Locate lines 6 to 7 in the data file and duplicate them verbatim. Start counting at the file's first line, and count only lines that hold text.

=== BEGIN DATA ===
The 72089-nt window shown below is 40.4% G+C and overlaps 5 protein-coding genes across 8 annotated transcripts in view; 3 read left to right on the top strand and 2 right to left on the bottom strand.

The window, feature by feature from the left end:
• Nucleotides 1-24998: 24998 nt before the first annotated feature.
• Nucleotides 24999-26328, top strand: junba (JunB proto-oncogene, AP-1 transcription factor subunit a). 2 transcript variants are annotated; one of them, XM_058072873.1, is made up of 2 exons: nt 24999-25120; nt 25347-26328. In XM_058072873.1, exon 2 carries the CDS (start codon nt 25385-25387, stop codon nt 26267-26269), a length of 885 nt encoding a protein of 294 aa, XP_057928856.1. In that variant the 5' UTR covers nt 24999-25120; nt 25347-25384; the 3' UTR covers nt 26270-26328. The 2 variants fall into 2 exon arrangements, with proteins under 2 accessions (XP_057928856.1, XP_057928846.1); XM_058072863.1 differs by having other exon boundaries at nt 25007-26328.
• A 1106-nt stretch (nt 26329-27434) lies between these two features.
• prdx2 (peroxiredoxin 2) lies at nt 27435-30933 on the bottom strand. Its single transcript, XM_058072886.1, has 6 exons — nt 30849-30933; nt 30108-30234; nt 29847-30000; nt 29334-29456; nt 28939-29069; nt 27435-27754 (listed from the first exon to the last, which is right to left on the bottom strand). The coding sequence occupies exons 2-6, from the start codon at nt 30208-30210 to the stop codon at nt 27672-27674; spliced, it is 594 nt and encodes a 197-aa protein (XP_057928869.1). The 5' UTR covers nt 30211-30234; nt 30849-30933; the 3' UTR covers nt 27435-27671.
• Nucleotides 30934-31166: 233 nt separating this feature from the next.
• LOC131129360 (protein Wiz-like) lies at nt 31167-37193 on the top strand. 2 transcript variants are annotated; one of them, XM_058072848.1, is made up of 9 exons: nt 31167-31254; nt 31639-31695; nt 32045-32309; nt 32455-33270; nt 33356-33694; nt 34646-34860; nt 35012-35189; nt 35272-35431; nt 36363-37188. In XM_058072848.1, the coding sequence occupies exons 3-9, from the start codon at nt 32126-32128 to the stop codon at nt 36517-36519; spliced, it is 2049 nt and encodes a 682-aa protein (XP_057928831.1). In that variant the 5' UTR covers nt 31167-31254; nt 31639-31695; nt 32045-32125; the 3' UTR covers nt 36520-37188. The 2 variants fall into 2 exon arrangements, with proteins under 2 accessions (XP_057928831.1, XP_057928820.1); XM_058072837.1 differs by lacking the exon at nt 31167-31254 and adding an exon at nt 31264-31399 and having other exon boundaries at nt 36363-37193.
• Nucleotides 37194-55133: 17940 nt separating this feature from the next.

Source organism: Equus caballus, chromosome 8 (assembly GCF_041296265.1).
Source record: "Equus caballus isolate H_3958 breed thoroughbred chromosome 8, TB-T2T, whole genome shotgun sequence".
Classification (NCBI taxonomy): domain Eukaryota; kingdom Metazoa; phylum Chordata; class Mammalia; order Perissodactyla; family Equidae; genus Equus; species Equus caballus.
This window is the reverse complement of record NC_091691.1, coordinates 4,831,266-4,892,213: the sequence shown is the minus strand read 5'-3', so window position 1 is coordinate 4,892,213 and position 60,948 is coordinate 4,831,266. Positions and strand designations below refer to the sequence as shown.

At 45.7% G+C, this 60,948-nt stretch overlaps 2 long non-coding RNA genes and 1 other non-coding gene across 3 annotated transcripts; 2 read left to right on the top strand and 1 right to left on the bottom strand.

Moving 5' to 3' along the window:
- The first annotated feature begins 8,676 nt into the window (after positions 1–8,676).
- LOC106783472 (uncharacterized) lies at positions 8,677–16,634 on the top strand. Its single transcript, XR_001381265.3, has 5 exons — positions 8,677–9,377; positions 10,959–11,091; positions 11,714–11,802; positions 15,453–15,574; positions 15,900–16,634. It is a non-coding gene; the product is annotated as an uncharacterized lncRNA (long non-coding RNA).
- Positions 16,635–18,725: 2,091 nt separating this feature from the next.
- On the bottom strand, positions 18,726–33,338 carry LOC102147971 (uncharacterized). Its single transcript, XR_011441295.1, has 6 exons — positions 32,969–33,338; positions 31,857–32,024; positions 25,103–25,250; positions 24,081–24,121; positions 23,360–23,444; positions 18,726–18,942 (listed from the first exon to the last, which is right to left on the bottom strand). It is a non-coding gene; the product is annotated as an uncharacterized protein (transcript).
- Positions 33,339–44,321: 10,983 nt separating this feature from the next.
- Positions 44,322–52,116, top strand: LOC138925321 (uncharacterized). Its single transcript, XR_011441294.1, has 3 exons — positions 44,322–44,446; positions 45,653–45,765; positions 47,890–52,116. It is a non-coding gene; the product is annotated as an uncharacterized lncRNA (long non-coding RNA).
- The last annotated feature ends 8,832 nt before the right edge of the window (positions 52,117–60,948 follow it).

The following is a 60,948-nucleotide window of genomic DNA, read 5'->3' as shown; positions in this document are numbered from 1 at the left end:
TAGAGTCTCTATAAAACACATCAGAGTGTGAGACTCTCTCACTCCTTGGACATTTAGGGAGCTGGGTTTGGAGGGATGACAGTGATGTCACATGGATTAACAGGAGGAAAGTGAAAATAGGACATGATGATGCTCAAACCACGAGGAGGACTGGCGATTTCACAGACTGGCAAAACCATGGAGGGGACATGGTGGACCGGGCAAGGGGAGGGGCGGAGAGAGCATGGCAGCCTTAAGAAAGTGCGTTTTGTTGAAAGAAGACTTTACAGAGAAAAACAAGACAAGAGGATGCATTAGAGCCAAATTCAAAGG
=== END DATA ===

• prdx2 (peroxiredoxin 2) lies at nt 27435-30933 on the bottom strand. Its single transcript, XM_058072886.1, has 6 exons — nt 30849-30933; nt 30108-30234; nt 29847-30000; nt 29334-29456; nt 28939-29069; nt 27435-27754 (listed from the first exon to the last, which is right to left on the bottom strand). The coding sequence occupies exons 2-6, from the start codon at nt 30208-30210 to the stop codon at nt 27672-27674; spliced, it is 594 nt and encodes a 197-aa protein (XP_057928869.1). The 5' UTR covers nt 30211-30234; nt 30849-30933; the 3' UTR covers nt 27435-27671.
• Nucleotides 30934-31166: 233 nt separating this feature from the next.